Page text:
The Sciences

The Archaeological Survey Bears the Beleaguered Face of Indian Heritage

The ASI finds itself strangulated by a majoritarian preference for certain interpretative frameworks of Indian culture, a dearth of innovative spirit and declining funds.

Although it’s in the eye of a storm, the Archaeological Survey of India (ASI) seems to be attracting no serious attention either from the government or the people. Recently, the Supreme Court criticised the ASI for not taking appropriate steps to protect the Taj Mahal, notwithstanding the dirt and pollution in the city of Agra, where the monument is located. The court was irate enough to have asked the government representative whether the ASI should be shut down. We must ask why an organisation of such repute, which celebrated its 150th anniversary in 2011, appears to be stumbling in the discharge of its primary responsibilities.

Fortified by several pieces of legislation enacted during the colonial and post-independence period, the ASI is the only effective authority over ancient monuments and archaeological sites in India. It was established in 1861 and entrusted with conducting archaeological research and conserve cultural monuments in the country. Archaeologists are among the least represented class of scholars in academic bodies in India and, as a discipline that focuses on the study of the material remains of past lives and activities, it has not received its due as a branch of academic enquiry. But despite this relegation in academic circles, the ASI – more than any other government organisations – often finds itself at the middle of heated political discussions on the country’s cultural past and the tensions that they engender.

The ASI’s achievements after 1947 are impressive. It discovered a protohistoric society outside the Indus civilisation in the northwest, as well as in the country’s central, eastern and southern regions, thus adding new chapters to such research in India. It discovered Harappan settlements in Kalibangan, Rajasthan, and Dholavira, Gujarat; thanks to these findings, we have a new realisation of the spatial extent and temporal context of a unique early culture. The ASI has also been able to copy and preserve more than 74,000 inscriptions – no small feat. Yet the popular perception of the ASI has been that of a slothful bureaucratic machine bereft of any innovative spirit.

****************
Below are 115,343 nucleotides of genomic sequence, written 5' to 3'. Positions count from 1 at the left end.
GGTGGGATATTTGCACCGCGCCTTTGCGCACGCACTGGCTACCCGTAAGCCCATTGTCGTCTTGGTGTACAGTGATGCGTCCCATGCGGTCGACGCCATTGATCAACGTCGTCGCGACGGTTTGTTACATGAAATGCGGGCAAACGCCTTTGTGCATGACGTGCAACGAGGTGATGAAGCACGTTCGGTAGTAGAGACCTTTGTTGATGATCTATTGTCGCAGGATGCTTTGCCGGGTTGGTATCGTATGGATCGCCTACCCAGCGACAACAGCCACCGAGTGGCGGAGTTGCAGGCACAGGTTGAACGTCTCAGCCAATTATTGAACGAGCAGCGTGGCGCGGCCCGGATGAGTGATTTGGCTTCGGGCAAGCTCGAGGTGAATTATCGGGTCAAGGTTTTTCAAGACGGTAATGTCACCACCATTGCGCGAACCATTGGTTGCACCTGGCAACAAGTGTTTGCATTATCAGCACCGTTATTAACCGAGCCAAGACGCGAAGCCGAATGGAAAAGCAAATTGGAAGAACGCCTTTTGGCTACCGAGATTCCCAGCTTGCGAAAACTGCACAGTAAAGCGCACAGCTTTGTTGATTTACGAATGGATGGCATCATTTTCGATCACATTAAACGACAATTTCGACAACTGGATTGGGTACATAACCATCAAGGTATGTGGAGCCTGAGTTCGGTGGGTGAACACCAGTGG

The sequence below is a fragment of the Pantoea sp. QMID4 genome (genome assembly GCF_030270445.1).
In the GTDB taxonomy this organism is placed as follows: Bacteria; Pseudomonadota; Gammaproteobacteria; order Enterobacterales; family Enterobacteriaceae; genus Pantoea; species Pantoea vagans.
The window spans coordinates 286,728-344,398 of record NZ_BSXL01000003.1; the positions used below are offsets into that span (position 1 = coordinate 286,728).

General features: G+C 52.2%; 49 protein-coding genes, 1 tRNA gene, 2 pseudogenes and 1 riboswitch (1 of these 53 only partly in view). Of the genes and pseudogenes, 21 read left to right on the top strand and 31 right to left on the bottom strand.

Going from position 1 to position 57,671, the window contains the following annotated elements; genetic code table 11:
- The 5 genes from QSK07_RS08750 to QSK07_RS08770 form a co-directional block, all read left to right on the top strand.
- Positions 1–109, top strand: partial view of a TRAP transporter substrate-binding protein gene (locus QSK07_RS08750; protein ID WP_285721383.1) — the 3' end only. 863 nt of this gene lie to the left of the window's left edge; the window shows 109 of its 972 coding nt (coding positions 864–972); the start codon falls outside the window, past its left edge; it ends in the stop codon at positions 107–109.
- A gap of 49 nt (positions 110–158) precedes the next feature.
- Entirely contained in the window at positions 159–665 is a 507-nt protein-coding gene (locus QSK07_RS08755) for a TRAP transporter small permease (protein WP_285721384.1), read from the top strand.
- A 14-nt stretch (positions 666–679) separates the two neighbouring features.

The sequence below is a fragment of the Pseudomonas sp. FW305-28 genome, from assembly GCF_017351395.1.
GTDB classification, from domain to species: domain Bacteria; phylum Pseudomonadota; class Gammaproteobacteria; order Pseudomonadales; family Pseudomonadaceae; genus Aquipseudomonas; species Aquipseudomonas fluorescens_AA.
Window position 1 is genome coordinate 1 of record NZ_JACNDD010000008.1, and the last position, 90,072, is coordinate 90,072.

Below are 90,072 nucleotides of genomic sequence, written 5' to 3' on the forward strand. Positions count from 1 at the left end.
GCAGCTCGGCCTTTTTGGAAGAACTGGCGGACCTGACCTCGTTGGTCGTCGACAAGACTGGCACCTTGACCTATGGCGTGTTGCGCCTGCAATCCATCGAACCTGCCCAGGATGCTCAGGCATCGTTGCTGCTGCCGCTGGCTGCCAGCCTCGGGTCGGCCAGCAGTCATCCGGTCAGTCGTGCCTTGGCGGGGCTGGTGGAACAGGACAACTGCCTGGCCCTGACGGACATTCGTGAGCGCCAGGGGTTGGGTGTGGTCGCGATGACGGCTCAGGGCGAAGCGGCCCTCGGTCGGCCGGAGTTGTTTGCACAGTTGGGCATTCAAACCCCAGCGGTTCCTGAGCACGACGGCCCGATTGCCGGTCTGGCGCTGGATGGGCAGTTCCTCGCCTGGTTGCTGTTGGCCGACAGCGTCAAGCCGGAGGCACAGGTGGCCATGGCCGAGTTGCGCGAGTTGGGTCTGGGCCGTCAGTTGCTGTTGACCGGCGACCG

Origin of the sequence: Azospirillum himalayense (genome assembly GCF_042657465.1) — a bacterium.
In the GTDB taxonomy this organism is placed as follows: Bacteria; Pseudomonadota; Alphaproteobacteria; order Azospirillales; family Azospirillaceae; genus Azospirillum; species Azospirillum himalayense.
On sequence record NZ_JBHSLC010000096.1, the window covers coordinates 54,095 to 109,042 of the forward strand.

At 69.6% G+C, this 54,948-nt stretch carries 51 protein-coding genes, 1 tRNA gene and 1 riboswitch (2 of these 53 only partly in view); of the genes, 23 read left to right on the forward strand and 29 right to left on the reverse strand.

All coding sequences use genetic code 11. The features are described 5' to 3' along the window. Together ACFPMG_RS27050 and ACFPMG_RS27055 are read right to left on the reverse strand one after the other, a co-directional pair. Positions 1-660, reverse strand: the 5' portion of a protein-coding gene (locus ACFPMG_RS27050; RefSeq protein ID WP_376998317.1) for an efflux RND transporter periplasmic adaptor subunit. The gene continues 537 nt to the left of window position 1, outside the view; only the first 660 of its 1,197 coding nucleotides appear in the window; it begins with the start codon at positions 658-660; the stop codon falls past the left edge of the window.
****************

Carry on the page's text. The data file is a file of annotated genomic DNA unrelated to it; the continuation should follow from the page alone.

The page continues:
By virtue of its jurisdiction, the ASI has been influenced by colonial interests and by the new social and political classes that emerged in post-independence India. As Dilip Chakrabarti, of Cambridge University, discussed in the Oxford Handbook of Public Archaeology, 2012, political pressures on the basis of ethnicity and religion intensified after 1947 and have created stark divisions between the generally accepted norms of archaeological research and heritage management, and ground reality. A part of the latter is reflected in the ASI finding itself increasingly helpless in dealing with the theft, defacement, destruction and smuggling of artefacts.

Thus, over the years, the ASI has turned into a mute spectator in the face of monuments being encroached on. For example, when a mob recently entered a 15th century Tughlaq-era tomb in Delhi (though not directly under the ASI’s watch) and converted it into their place of worship by informally offering some fake historical interpretations. The ASI also finds itself strangulated by the majoritarian preference for certain interpretative frameworks of Indian culture at the cost of objective investigations. The survey is also often ignored when the knowledge it creates does not suit the interests of the ruling class.

Most controversies have centred on the late prehistoric and protohistoric periods because they are limited by chronological and geographical ambiguities, and the so-called evidence is available only in the form of texts. As a professional agency, the ASI needs to overcome such political pressures by stressing the importance of objectively tested material evidence. It has to regain its status by getting out of this rigmarole and develop the identity of being an independent scientific organisation by taking recourse to modern methodologies currently revolutionising archaeological studies around the world.

For all the aggressive talk of cultural heritage, our actual performance in protecting the corresponding artefacts has been dismal. While blaming the ASI for its poor maintenance of our material heritage (temples, monuments, etc.) and craft traditions, we also need to consider declining financial support from the government. Unless our leaders understand why it’s important to give the ASI more money, the situation will only worsen. Corporate stewardship may not be the answer because no private companies have any proven expertise in the field.

As for the ASI – it has to come out of its slumber, adopt more innovative investigative, interrogative and conservation methods, and develop meaningful academic collaborations with universities. I.e., from an administrative POV, it has to decentralise its activities and work with local bodies – academic, governmental, etc. – to protect monuments better and, equally importantly, increase awareness at the grassroots so people don’t continue to be indifferent towards the role and significance of archaeology.

C.P. Rajendran is a professor of geodynamics at the Jawaharlal Nehru Centre for Advanced Scientific Research, Bengaluru.